*…at least, you can understand it if you understand the notion of a limit. Or so I think. If not, then I’m to blame!
Consider a sphere equipped with lines of latitude (red) and longitude (blue):
Suppose we take a point at random from a uniform distribution over the surface of that sphere (i.e., a distribution that makes the probability that the point lies within a particular region proportional to that region’s area).
Now suppose we learn that the point lies on the union of the “prime meridian” (0 longitude) and its opposite (180 degrees longitude):
You might think that the probability distribution for the point over this circle would be uniform, but in fact it is greater around the equator than around the poles.
This result comes from a procedure that amounts to conditioning on the statement that the point’s longitude is between -ε and ε for some ε (illustrated for the case ε=π/36)…
…and taking the limit as ε goes to zero.
The resulting region is wider, and thus bigger, near the equator…
…than near the poles…
…and this inequality persists in the limit:
Now suppose that instead of learning that the point lies on the prime meridian, we had learned that it lies on the equator:
The probability distribution for the point over this circle is in fact uniform.
This result arises from the same kind of asymptotic reasoning as above:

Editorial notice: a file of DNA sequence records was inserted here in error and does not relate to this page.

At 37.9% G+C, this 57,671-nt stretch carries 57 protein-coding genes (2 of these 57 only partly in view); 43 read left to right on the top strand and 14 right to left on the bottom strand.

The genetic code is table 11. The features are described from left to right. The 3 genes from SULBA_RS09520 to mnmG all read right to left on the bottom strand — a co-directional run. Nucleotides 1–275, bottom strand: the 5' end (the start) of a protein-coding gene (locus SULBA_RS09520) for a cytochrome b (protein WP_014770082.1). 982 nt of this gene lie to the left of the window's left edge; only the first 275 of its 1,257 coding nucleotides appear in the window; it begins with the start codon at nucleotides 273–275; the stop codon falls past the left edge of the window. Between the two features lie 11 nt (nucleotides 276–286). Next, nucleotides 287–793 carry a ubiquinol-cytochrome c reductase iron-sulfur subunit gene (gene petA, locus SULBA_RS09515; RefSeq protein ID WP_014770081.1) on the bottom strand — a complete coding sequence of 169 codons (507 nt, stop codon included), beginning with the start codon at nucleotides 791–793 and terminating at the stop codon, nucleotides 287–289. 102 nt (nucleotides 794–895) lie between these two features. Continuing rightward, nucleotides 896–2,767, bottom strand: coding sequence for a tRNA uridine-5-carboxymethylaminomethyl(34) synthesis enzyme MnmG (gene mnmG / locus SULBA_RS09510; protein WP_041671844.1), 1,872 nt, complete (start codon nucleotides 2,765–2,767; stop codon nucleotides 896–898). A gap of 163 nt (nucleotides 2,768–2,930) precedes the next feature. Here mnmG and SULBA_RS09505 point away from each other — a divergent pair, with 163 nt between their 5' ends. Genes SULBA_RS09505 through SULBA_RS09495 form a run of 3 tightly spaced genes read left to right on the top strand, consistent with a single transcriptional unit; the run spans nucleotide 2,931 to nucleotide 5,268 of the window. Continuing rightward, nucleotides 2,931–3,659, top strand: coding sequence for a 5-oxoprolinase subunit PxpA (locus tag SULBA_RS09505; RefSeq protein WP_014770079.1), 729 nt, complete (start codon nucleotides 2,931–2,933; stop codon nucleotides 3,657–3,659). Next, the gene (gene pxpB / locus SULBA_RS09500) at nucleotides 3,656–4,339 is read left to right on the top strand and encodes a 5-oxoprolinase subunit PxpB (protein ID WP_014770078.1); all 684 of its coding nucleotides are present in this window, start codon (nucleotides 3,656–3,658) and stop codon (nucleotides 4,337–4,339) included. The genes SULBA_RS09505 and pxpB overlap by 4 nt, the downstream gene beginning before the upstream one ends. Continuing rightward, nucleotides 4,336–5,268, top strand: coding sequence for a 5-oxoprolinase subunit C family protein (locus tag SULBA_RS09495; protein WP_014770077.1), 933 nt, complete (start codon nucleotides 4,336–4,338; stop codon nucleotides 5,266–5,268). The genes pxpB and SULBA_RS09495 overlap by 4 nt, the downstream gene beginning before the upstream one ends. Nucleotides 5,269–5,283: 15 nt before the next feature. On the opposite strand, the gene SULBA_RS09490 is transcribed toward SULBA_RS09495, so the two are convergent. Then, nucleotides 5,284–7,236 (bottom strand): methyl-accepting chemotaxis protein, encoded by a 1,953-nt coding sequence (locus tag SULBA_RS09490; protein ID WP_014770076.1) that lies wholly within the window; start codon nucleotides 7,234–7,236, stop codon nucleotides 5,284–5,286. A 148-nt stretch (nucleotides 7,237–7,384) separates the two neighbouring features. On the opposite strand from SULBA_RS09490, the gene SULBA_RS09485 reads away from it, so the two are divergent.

Why It’s a Paradox
The fact that the conditional probability distribution over the prime meridian is different from the conditional probability distribution over the equator is puzzling because because a prime meridian in one coordinate system is an equator in another coordinate system, and vice versa:
Borel’s paradox also gives rise to a previously overlooked counterexample to the Law of Likelihood that I will present in my next post.
We have to choose between learning to live with Borel’s paradox and developing an alternative theory of conditional probability on which it does not arise. There is such a theory, developed primarily by Bruno de Finetti (1974), but it gives rise to other serious difficulties (see e.g. this blog post by Larry Wasserman and Chapter 3 of Kadane 2011).1 I will discuss these issues more in future posts.
Thanks to Teddy Seidenfeld and Satish Iyengar for directing my attention to Borel’s paradox.
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